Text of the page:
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Dumb and Dumber

December 13, 2002 Columns No Comments

Dumb and Dumber

by David Mosse

As if the event itself wasn’t enough of a folly, both Dick Vitale and Bill Walton added new chapters to their legendary broadcasting careers. During Thursday night’s LeBron James infomercial, disguised as a basketball game, the duo combined for one of the most excruciating nights in television history.

It should have been painfully evident to anyone remotely familiar with the pair that this was a marriage made in hell– Vitale, the glorified cheerleader, and Walton, the village idiot, attempting to lend credibility to the national broadcast of a high school basketball game.

Naturally, their commentary centered exclusively on the exploits of James, the boy wonder who has already graced the cover of Sports Illustrated and ESPN Magazine in the past year. Such an approach is difficult to argue since the entire motivation behind the broadcast was to unveil this much-ballyhooed youngster to the nation.

Given the circumstances, one can excuse the entire evening’s preoccupation with James, and even tolerate the outlandish comparisons such as Vitale calling the St. Vincent- St. Mary’s senior a cross between Magic Johnson and Michael Jordan, or Walton equating his competitive drive to that of Tiger Woods. After all, announcers have long fallen in love with the art of hyperbole.

Yet, it was the incessant nature of their analysis that made the broadcast almost unbearable. Not one trip down the floor could be spared without Dickey V launching into some soliloquy about what a special player we were privileged to watch. Even on occasions when James threw the ball away or bricked outside shots, which incidentally he did early and often, the pair saw fit to extol his virtues.

The result at times was downright comical. In the first half, following one of James’ several misses, Walton exalted him on the way he positioned his elbows when launching up a shot. Later, after James executed a simple behind the back pass during a 2 on 1 fast break, Vitale went into delirium screaming, “Are you Kidding Me!” at least three times before posing the question, “what player in the NBA could make that play?”

In the second half, when St. Vincent- St. Mary’s took control of the game en route to a 65-45 victory over Oak Hill Academy, the duo elevated their gushing to another level. At one point Walton actually uttered the phrase “Look at the way he stands!” For his part, Vitale claimed St. Vincent-St. Mary’s should give James the ball every time down the floor. And you wonder how Dickey V ever failed as a coach?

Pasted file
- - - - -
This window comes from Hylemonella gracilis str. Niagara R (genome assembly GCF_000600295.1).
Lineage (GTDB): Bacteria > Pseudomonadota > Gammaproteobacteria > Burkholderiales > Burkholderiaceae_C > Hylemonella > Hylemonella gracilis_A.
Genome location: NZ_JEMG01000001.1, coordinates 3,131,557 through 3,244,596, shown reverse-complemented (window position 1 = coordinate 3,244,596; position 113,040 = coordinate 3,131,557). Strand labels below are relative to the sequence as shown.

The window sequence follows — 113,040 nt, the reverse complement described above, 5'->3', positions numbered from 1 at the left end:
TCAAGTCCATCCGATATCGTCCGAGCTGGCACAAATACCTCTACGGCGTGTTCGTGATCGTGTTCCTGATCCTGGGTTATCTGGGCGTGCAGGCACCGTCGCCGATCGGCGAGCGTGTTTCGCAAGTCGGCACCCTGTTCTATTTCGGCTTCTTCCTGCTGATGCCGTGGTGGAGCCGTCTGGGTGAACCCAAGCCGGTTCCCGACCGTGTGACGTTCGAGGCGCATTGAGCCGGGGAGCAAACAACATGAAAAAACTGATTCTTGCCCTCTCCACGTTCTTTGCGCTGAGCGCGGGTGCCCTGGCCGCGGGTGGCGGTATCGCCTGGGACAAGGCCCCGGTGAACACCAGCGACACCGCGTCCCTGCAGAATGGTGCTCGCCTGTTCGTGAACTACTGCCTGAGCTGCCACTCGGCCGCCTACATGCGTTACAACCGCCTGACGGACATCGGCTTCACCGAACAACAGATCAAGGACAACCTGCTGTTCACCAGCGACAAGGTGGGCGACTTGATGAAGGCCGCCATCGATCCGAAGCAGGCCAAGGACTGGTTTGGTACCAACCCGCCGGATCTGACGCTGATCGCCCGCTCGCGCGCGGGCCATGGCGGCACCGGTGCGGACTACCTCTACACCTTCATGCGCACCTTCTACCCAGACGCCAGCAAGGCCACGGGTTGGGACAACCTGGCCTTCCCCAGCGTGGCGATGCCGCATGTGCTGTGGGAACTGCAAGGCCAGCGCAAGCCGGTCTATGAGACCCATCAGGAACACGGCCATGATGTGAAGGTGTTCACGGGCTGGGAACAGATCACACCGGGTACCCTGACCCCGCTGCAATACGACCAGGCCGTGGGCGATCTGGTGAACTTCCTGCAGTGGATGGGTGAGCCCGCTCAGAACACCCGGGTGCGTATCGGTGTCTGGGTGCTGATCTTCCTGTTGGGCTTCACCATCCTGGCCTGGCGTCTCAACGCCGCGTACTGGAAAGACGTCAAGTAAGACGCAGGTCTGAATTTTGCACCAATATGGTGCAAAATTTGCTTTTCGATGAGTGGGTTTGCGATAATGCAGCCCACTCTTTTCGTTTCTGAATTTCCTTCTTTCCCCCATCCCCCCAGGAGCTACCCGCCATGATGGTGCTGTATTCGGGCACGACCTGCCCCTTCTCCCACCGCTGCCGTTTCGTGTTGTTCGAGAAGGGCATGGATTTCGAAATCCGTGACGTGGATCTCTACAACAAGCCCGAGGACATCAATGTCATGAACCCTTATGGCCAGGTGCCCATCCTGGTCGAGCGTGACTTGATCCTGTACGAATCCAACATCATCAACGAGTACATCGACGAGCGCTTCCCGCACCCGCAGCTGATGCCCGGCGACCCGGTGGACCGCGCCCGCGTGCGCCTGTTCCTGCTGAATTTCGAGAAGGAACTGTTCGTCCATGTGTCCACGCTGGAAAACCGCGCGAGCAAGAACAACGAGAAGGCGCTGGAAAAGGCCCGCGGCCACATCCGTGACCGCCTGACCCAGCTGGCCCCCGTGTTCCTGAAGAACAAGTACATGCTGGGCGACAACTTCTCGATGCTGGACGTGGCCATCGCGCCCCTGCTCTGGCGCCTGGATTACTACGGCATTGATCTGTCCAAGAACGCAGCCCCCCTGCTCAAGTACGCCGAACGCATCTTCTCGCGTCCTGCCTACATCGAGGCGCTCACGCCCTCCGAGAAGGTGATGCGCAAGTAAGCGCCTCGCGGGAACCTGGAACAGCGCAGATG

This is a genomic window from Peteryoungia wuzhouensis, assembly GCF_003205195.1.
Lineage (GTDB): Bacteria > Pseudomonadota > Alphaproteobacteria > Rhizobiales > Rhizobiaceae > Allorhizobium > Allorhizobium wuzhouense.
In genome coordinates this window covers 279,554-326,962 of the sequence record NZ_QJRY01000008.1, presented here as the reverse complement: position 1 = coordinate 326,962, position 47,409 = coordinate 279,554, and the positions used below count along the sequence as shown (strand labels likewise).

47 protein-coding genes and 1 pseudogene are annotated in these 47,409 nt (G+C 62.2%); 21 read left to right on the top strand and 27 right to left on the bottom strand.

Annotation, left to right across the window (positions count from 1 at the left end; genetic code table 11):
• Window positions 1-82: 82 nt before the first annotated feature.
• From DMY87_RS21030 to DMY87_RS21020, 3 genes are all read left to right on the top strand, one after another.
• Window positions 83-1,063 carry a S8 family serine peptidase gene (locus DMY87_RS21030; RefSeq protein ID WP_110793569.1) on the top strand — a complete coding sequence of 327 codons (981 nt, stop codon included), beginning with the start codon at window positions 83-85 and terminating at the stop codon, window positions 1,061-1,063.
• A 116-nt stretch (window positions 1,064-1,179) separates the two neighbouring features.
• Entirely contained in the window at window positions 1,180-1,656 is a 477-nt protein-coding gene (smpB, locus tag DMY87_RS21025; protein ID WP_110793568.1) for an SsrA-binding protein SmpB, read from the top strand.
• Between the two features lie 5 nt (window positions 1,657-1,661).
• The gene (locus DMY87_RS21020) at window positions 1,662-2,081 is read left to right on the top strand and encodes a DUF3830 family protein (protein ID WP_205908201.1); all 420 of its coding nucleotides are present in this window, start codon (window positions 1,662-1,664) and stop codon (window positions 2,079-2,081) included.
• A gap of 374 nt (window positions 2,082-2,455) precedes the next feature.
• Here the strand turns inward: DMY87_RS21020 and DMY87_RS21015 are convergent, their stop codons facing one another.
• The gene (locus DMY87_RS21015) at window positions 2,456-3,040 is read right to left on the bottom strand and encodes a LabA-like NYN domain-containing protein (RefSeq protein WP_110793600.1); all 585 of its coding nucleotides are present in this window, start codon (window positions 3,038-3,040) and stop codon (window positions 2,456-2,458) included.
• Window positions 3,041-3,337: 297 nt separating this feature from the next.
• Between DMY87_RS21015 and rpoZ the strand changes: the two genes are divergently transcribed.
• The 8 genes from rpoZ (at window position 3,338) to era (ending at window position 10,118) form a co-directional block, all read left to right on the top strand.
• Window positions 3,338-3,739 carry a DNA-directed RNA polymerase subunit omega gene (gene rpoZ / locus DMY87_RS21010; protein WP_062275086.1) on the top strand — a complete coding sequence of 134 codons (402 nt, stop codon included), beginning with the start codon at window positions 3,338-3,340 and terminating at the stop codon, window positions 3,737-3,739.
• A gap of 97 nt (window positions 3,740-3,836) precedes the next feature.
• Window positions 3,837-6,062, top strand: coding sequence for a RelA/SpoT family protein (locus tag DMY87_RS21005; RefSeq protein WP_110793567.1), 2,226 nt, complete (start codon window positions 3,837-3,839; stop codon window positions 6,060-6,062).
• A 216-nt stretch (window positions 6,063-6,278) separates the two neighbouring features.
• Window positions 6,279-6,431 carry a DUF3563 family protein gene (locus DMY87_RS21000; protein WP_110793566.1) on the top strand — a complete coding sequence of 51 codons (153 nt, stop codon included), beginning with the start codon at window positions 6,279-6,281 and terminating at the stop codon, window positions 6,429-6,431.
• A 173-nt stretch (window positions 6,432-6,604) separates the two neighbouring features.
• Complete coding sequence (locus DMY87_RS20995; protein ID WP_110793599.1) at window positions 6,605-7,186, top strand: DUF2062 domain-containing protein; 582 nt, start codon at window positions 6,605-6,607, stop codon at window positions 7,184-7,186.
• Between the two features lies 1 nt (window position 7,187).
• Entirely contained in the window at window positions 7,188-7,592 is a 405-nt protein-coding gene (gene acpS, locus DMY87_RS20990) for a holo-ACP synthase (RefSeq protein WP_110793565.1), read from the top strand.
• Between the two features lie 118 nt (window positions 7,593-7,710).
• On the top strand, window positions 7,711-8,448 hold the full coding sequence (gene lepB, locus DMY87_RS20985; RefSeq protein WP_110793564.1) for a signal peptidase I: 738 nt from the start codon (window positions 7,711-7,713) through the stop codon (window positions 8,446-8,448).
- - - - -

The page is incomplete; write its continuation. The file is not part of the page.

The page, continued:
As expected, one of the evening’s recurring themes was the issue of high school players bypassing college for the NBA. For those concerned that James might not be mentally ready for such a drastic leap, Vitale offered his reassurance by explaining that James was fond of his mother and any player who likes his mother is extremely mature.

On this subject, Walton claimed he valued education too much and all the money in the world couldn’t make him forego his college experience. While several of Walton’s comments make you wonder exactly what education he is referring to, at least he adopted some sort of stance, which is more than we can say for his partner. As usual, Vitale waffled back and forth throughout the game, often arguing with himself.

At one point, the rambunctious one claimed college was not for everybody and if a player felt the pressure to take care of his family financially, he should have every right to bypass school. Conversely, Vitale expressed his desire for a rule similar to baseball that prohibits players from turning pro until after their junior season. He also lamented the plight of kids such as Omar Cook and Marcus Taylor who according to Vitale, “listened to the wrong people”, in opting to leave school prematurely.

The Cook reference was interesting since it was Dickey V himself who showered the former St. John’s guard with LeBron James-like praise during his first two games with the Red Storm. At the 2000 Pre-season NIT, Vitale screamed and yelled about the incredible talent Cook possessed and how he was destined for stardom at the next level.

No single person strokes these youngsters’ egos as much as Dick Vitale. By making them believe they are heroes before they’ve seen their first NCAA Tournament, he contributes to the unrealistic notions they have about themselves. Unfortunately, ESPN’s unconscionable decision to televise a high school basketball game afforded Vitale the opportunity to get a head start with James.

As the broadcast drew to a close, Vitale condemned the many characters he feels are out to exploit the young phenom, and encouraged James to surround himself with the right people. He couldn’t be more right.

One can only hope that LeBron James is smart enough to distance himself from the likes of Dick Vitale.


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